• Indiana: This state reduced their drug-free zones from 1,000 feet surrounding the school to 500 feet, as well as removing them from areas like public housing and youth program centers. They also now require that there was reasonable belief that a minor would be in the area. Connecticut, Delaware, Kentucky, Massachusetts, New Jersey, and South Carolina have also followed suit with amendments to their laws.
  • Iowa, Connecticut, and Oregon: These states now require a racial impact analysis to be conducted before codifying a new law or changing previous criminal penalties, while Minnesota allows this as an elective. This allows them to ensure that the law is not inadvertently unfairly targeting racial minorities.
  • Connecticut, Maryland, and Wisconsin: Special prosecutors are required to be involved on cases of police misconduct in cases where local district attorneys are prosecuting law enforcement. This allows to maintain justice even among those who work together daily.

Various other efforts being used include:

  • Body cameras on all police officers
  • Expanding community programs as alternative sentencing
  • Improving resources for repeat and drug offenders
  • Considering socio-economic involvement on bail and sentencing
  • Addressing housing insecurity
  • Ending denial of federal cash assistance and food stamp benefits
  • Expanding voter eligibility
  • Reclassifying low offenses from felonies to misdemeanors

What Can Be Done?

The Sentencing Project offers these solutions:

  • End the War on Drugs: This would involve cutting back on more lower drug offenses, instead focusing on offering alternative sentencing and drug prevention and treatment programs when needed. It can even be funded by the savings from the cost of resources that would be required in order to pursue charges and a conviction.
  • Eliminate mandatory sentences: If these are abolished, judges are free to view each defendant on a case-by-case basis, considering all aspects of that specific individual’s circumstances.
  • Address implicit racism: As this is something that some may not even realize is occuring, education is key in order to reduce the effect this has on pursuing criminal convictions with racial minorities. Research must be done in order to determine what causes these ideas and how they can be combated, and then training must be developed and implemented to ensure law enforcement is effectively maintaining the law of the land. Additionally, de escalation tactics and ways to avoid using excessive force when possible are other excellent trainings to pursue.
  • Requiring racial impact tests nationwide: This will allow the country to ensure that, from now on, laws will not be created that further this disparity, and that all aspects of the citizens impacted by the law will be considered.
  • Reduce use of bail: Using bail greatly places a hardship on those from low economic classes, which puts less focus on whether the offender is actually of any danger to the community and more on their ability to pay a large amount of money to get themselves out. This will allow low-risk offenders to not be detained until their trial, giving them precious time to prepare their case and improve their sentences.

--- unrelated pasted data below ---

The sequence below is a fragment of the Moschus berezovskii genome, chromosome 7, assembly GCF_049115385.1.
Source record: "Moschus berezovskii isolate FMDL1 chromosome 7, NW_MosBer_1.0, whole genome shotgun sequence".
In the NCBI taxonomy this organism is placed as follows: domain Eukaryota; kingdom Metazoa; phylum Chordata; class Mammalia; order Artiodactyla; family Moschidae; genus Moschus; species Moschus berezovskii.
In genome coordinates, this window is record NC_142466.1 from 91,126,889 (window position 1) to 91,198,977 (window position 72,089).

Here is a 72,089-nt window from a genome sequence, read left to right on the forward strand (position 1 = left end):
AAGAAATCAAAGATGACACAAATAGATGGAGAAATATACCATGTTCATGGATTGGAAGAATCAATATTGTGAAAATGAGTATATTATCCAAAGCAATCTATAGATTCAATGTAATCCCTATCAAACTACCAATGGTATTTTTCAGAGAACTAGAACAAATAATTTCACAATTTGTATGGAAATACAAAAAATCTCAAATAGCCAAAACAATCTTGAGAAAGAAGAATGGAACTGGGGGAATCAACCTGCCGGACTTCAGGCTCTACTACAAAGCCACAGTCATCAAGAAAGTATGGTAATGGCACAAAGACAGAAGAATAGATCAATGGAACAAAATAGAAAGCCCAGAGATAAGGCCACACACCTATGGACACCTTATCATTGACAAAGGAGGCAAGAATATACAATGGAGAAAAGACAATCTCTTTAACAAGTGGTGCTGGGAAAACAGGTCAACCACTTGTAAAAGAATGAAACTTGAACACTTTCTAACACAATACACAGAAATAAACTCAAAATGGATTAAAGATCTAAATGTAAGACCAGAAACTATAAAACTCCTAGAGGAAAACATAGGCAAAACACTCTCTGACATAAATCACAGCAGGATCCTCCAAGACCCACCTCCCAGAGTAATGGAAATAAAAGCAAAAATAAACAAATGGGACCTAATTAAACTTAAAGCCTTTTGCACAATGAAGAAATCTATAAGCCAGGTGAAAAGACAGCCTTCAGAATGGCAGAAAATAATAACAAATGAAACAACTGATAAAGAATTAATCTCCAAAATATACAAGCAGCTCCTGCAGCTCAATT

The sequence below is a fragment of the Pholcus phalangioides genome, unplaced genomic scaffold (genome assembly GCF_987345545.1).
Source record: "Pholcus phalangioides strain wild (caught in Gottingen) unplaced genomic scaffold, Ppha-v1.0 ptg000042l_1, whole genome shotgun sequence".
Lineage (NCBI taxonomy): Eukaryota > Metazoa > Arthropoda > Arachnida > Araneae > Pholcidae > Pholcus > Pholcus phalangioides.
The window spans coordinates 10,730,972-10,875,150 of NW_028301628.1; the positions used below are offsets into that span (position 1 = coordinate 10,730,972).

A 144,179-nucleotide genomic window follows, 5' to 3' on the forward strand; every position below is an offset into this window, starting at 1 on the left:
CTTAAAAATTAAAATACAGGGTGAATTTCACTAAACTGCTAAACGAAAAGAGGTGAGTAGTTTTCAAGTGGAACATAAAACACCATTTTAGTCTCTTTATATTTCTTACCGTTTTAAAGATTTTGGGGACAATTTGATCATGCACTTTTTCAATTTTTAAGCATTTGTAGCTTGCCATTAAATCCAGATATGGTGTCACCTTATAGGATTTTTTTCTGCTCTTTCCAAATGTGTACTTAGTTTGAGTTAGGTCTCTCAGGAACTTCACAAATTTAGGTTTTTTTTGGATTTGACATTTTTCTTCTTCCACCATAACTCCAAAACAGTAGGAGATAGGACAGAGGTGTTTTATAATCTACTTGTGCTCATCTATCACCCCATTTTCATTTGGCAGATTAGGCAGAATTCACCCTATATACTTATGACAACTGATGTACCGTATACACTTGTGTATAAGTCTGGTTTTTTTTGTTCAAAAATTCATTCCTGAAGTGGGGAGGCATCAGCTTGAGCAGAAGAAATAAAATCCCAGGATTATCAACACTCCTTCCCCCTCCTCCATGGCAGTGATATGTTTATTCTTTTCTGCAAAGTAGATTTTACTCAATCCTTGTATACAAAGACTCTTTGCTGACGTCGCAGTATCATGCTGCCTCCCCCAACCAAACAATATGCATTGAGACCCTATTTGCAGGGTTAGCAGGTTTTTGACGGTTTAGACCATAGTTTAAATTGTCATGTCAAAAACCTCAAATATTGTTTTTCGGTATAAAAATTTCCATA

• Review collateral consequences: It has come to a time where it is evident that those who are incarcerated have a hard time getting back on their feet because of collateral consequences following their convictions, most stemming from biases of the general public. Efforts should be made to take a look at policies that may cause this or make it worse. Allowing ex-offenders to have a chance can greatly decrease their chances of becoming repeat offenders, lost in the system.
  • Improving public defense and other resources: Racial minorities in low economic classes see their chances falter when they’re given public defenders, and there isn’t much they can do about it. Funding should be increased in order to ensure that all citizens truly get their right to be properly defended in the court of law and judged by a jury of their peers, hopefully with no racial bias.

The racial disparity in conviction rates in America is quite extreme. As a nation that is already a leader in incarceration rates, seeing such a large majority of races being put behind bars is particularly worrying. There are many deep-rooted causes of this issue, dating all the way back to a general social inequality, racial biases, and then a seemingly profiling War on Drugs in the 70s. This is further exacerbated by police interaction, an inability to post bail and acquire proper defense, harsher sentencing and biased policies, lower chances of parole and higher chances of revocation, and post-prison challenges faced, among countless more. While some states and even the federal government are making their strides to make a difference, it is likely to take a country-wide initiative to recognize the issue, gather appropriate data to come up with the most effective strategies to fight it, and then implement them. In the meantime, efforts can be made on federal, state, local, and individual levels in order to help prevent or lessen the impact that these issues project on racial minorities.